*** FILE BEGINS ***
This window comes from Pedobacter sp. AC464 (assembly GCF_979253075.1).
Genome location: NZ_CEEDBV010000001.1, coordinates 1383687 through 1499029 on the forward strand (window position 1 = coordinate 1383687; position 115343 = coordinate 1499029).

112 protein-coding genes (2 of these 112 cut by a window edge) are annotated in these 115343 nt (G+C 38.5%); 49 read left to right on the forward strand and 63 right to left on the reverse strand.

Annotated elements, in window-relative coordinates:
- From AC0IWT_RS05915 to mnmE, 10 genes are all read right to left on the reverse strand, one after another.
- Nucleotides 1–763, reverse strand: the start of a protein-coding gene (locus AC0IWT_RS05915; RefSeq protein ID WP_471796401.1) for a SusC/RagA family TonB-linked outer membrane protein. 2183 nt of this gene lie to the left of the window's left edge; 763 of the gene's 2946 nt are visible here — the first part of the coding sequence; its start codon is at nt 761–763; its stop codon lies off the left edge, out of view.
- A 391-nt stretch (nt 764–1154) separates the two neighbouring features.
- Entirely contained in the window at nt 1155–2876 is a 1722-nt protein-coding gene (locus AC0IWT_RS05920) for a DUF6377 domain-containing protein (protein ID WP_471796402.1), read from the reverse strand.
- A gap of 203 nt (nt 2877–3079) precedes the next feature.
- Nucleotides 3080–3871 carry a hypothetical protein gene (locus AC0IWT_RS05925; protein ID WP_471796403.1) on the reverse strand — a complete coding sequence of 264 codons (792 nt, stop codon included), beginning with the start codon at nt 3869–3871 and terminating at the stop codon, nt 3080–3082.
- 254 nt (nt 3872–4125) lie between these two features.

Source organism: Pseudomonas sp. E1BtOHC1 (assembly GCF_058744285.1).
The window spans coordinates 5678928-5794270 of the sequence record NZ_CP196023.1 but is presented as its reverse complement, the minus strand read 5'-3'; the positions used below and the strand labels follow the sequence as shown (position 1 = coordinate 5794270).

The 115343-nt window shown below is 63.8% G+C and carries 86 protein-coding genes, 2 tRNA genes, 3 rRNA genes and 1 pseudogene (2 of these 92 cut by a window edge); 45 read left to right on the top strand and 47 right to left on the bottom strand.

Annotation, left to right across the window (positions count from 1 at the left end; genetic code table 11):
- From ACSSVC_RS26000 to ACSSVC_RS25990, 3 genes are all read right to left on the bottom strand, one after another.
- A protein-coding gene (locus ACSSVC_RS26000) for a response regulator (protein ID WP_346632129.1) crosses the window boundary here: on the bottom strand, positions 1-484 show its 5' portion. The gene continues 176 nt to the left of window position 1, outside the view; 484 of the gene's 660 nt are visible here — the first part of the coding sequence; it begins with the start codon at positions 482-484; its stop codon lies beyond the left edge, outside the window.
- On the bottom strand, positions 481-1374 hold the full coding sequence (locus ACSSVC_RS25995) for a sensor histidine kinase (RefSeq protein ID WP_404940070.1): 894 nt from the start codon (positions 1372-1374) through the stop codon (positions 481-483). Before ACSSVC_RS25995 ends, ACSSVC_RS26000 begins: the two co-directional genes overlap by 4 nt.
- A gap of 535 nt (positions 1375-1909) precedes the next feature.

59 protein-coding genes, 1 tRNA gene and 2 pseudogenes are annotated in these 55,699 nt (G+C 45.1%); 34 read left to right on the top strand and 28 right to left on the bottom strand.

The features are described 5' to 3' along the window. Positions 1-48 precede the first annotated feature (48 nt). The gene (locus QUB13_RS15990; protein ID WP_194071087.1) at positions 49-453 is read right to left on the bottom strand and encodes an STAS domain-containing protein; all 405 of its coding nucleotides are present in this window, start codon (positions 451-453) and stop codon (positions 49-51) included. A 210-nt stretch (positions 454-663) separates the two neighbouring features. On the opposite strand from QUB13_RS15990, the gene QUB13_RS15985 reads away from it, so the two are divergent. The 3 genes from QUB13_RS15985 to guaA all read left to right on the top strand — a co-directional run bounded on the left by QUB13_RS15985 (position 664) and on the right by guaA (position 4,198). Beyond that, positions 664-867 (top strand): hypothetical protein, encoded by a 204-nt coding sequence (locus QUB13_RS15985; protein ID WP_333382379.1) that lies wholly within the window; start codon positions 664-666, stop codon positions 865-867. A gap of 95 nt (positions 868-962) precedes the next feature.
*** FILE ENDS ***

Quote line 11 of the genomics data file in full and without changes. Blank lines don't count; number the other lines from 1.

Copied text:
- 254 nt (nt 3872–4125) lie between these two features.